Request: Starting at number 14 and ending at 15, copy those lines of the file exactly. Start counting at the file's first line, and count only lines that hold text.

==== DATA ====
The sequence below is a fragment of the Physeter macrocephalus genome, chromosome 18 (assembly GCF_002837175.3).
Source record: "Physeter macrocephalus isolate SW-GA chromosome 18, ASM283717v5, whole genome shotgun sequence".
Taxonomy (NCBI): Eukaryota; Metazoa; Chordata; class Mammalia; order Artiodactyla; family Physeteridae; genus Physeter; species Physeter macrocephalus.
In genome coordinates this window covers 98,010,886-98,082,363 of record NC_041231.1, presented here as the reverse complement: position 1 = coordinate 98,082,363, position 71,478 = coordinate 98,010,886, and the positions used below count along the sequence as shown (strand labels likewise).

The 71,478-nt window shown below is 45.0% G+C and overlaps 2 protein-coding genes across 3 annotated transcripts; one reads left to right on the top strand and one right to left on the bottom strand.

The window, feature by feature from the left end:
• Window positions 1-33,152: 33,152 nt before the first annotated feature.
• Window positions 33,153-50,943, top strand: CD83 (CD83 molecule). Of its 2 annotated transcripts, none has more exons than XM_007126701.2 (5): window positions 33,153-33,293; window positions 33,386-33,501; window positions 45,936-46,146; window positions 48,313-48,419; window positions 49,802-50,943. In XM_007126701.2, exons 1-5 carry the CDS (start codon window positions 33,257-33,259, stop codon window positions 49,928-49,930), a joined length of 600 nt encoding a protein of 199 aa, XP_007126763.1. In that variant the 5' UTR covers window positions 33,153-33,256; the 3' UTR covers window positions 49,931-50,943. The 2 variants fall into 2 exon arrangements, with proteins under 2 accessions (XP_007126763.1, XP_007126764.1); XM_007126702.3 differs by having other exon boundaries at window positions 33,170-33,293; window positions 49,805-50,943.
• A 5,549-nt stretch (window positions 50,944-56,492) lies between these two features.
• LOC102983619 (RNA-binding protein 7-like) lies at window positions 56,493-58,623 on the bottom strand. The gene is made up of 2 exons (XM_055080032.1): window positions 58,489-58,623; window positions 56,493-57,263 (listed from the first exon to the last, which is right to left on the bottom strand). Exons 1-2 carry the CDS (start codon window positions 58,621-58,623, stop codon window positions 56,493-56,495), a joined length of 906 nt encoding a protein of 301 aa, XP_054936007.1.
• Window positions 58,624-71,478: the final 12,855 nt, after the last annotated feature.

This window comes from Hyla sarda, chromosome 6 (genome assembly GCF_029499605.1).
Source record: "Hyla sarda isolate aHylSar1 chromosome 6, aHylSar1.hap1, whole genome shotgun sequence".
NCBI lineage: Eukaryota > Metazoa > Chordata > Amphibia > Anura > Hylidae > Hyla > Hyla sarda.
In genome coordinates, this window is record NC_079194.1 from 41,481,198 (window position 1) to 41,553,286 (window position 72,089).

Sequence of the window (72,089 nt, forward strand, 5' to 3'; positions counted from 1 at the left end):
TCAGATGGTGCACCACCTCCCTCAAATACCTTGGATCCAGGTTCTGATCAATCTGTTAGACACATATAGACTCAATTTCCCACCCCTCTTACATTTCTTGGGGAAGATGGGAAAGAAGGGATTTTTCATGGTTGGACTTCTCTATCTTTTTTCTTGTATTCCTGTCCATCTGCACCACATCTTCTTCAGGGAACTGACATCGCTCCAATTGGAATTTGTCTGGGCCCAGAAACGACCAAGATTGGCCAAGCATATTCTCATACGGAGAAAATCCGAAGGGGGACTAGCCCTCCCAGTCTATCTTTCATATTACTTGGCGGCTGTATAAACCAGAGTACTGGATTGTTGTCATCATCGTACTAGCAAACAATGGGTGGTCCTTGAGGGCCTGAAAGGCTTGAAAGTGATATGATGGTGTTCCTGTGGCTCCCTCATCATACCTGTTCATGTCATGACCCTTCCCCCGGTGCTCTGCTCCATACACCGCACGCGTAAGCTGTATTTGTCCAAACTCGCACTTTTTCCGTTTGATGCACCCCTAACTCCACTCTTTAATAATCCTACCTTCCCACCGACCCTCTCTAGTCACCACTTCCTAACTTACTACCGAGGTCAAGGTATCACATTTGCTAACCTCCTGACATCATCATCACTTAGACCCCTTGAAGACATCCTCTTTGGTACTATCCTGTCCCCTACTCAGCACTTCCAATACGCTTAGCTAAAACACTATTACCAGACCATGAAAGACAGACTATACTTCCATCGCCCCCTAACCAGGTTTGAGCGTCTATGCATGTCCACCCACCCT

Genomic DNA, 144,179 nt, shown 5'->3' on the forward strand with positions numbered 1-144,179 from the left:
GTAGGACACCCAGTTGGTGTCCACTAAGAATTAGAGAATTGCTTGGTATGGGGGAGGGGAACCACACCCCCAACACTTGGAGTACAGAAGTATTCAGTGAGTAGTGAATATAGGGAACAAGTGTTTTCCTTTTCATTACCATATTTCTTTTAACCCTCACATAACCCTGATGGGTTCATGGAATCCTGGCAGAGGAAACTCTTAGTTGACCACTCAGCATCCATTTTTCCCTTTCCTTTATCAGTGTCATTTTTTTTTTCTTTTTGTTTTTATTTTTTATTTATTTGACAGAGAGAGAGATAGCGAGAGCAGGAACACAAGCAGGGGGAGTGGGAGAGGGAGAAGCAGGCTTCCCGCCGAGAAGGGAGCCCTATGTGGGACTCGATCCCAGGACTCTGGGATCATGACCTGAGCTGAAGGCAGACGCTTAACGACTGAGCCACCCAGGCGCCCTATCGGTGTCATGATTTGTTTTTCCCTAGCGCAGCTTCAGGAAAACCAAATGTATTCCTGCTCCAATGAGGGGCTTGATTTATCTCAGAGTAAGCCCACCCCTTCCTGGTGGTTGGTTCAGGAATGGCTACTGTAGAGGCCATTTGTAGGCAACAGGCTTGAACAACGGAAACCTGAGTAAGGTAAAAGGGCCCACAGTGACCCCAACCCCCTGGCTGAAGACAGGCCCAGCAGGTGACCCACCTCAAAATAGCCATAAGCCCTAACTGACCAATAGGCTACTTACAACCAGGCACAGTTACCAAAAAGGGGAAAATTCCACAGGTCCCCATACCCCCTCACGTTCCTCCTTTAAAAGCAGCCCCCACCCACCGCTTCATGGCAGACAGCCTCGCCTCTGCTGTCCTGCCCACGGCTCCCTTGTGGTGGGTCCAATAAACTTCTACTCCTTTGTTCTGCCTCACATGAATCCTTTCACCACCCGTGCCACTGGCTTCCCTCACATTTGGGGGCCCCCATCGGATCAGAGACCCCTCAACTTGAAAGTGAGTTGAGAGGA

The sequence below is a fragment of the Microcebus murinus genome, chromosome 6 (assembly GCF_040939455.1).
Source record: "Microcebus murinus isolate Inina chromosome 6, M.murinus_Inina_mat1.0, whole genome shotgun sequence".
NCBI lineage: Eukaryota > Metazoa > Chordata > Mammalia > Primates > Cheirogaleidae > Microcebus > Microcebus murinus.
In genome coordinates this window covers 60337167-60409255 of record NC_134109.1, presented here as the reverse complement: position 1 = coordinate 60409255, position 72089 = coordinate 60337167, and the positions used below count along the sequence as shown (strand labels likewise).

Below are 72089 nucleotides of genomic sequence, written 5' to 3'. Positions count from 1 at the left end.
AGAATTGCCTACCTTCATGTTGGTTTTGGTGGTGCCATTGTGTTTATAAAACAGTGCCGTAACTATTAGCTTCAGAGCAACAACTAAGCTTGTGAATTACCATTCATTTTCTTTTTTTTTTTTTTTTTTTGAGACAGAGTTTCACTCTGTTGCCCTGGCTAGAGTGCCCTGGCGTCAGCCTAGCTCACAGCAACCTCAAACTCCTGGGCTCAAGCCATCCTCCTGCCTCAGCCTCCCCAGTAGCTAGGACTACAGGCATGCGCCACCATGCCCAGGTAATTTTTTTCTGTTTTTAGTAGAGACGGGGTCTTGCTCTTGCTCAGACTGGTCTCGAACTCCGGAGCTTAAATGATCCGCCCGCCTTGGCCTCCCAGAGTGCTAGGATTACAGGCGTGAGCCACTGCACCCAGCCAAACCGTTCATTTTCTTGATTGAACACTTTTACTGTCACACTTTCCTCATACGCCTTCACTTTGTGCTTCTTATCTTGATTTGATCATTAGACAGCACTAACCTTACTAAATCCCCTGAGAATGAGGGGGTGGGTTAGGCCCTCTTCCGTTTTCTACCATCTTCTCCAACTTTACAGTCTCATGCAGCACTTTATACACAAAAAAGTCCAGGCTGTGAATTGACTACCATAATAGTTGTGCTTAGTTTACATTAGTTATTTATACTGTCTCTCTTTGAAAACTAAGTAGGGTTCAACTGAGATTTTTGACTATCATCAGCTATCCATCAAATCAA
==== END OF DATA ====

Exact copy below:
NCBI lineage: Eukaryota > Metazoa > Chordata > Amphibia > Anura > Hylidae > Hyla > Hyla sarda.
In genome coordinates, this window is record NC_079194.1 from 41,481,198 (window position 1) to 41,553,286 (window position 72,089).